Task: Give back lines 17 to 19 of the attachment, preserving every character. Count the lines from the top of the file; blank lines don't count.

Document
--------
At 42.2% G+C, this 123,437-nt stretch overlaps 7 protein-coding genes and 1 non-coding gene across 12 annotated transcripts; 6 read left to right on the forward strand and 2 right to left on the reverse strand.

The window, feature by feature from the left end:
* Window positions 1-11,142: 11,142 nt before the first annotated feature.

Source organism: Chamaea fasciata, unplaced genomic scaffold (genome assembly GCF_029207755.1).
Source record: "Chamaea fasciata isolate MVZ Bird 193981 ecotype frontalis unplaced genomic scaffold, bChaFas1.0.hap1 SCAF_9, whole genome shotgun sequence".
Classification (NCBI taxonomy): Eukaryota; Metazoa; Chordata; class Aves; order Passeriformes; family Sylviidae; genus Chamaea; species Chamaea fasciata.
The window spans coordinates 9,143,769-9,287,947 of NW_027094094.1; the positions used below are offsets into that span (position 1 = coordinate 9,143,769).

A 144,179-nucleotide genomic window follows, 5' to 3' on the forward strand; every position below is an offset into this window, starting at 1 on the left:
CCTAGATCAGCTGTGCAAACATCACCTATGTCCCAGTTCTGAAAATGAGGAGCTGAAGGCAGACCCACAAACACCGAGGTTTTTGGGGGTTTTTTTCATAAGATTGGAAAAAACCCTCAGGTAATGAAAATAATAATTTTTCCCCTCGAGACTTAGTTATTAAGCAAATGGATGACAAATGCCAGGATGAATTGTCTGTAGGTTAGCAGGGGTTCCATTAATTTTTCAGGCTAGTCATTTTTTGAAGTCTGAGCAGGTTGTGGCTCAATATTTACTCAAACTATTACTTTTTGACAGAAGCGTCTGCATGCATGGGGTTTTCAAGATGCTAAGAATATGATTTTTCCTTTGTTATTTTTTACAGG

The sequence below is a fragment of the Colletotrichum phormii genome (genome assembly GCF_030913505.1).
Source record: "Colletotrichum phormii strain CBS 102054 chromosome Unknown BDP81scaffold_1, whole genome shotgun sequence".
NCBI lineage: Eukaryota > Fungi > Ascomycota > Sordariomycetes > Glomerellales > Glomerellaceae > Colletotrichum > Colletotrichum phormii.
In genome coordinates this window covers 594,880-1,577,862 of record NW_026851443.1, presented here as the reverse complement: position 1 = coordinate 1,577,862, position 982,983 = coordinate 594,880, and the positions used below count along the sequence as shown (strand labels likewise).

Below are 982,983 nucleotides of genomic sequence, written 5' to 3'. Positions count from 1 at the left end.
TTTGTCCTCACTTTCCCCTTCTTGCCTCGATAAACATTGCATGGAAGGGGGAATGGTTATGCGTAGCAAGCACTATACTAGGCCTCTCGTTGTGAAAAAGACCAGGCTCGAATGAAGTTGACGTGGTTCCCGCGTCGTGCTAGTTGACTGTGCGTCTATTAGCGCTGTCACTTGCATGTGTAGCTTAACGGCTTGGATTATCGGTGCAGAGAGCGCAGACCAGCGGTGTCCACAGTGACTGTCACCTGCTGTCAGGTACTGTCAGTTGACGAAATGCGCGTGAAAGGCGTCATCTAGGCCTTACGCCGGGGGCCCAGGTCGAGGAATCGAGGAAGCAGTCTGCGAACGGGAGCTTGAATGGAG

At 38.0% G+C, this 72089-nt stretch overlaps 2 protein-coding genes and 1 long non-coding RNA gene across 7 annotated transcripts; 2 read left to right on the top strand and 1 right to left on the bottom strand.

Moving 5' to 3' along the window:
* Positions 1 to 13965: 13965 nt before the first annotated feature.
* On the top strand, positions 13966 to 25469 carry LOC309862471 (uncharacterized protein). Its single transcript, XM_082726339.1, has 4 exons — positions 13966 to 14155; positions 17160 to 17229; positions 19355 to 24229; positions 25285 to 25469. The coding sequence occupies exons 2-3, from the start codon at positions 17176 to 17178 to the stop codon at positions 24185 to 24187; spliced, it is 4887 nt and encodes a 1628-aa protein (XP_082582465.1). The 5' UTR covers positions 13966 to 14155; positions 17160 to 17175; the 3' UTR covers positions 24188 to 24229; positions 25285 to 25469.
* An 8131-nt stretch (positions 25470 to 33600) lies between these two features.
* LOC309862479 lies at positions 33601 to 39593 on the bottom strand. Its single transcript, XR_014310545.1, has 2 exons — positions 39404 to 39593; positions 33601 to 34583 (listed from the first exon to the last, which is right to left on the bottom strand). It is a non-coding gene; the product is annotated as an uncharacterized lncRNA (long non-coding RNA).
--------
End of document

Moving 5' to 3' along the window:
* Positions 1 to 13965: 13965 nt before the first annotated feature.
* On the top strand, positions 13966 to 25469 carry LOC309862471 (uncharacterized protein). Its single transcript, XM_082726339.1, has 4 exons — positions 13966 to 14155; positions 17160 to 17229; positions 19355 to 24229; positions 25285 to 25469. The coding sequence occupies exons 2-3, from the start codon at positions 17176 to 17178 to the stop codon at positions 24185 to 24187; spliced, it is 4887 nt and encodes a 1628-aa protein (XP_082582465.1). The 5' UTR covers positions 13966 to 14155; positions 17160 to 17175; the 3' UTR covers positions 24188 to 24229; positions 25285 to 25469.